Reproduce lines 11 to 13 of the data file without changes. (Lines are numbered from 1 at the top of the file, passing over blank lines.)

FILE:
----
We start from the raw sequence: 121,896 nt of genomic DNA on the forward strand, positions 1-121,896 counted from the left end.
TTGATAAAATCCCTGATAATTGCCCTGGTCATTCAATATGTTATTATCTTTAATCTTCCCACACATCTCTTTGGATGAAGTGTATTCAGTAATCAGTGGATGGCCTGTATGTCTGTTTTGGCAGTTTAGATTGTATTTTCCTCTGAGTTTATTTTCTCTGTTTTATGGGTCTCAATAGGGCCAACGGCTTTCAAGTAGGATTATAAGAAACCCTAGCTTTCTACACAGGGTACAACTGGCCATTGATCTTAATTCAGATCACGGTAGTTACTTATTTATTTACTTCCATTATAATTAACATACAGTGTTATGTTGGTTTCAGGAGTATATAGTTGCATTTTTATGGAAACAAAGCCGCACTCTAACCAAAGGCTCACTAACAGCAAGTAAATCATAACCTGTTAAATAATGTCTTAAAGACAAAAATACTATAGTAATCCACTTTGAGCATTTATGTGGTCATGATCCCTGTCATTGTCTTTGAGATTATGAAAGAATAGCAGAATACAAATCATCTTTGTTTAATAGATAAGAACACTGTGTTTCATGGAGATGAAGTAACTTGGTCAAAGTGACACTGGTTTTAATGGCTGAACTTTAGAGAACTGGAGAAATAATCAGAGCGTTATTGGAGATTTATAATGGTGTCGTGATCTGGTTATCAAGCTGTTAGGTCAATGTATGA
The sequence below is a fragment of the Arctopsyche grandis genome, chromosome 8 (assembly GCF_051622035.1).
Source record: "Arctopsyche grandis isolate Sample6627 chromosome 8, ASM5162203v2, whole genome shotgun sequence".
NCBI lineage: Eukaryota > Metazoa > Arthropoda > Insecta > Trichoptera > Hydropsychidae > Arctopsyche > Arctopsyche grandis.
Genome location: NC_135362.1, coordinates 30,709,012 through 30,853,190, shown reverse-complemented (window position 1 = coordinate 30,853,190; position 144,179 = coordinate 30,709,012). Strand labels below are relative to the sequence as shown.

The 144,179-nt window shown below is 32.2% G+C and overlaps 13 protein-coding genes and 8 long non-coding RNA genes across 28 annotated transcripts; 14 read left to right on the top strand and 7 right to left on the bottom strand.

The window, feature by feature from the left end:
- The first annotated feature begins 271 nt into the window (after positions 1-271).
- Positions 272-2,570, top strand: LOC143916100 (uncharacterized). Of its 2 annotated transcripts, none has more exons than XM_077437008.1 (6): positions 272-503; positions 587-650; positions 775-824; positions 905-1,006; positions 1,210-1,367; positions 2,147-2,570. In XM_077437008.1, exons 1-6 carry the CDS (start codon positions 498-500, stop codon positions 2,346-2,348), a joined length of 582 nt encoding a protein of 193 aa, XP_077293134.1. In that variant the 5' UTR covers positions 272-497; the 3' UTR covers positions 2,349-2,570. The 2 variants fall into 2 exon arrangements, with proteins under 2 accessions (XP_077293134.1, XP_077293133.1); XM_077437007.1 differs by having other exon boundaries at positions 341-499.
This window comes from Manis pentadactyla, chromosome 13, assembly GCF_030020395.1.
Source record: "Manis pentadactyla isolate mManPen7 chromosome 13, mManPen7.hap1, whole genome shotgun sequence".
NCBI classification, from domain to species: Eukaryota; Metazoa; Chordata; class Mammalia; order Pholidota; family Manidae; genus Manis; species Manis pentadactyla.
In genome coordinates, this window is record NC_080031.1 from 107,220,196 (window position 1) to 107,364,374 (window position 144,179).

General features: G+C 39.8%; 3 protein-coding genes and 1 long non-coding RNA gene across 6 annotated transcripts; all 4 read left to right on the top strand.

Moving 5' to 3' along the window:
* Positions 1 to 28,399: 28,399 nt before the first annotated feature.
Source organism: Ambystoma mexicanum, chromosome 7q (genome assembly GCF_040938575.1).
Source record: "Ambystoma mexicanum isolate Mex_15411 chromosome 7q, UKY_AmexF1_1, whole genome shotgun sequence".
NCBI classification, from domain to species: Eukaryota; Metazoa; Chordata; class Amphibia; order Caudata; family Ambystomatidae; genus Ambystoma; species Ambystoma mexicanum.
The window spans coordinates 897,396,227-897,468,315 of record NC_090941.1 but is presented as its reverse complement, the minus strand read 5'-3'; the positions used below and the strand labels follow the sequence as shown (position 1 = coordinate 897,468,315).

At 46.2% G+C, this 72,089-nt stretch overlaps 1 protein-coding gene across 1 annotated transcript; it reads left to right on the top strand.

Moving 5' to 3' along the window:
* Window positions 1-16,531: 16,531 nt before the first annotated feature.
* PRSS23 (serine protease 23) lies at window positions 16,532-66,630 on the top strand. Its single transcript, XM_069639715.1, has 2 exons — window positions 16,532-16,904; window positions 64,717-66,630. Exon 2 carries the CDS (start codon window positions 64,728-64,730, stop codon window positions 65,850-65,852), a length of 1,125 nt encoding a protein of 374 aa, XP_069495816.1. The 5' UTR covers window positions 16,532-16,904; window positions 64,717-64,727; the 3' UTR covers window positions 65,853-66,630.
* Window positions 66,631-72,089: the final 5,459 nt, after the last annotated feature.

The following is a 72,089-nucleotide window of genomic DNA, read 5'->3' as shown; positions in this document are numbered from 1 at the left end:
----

This window comes from Manis pentadactyla, chromosome 13, assembly GCF_030020395.1.
Source record: "Manis pentadactyla isolate mManPen7 chromosome 13, mManPen7.hap1, whole genome shotgun sequence".
NCBI classification, from domain to species: Eukaryota; Metazoa; Chordata; class Mammalia; order Pholidota; family Manidae; genus Manis; species Manis pentadactyla.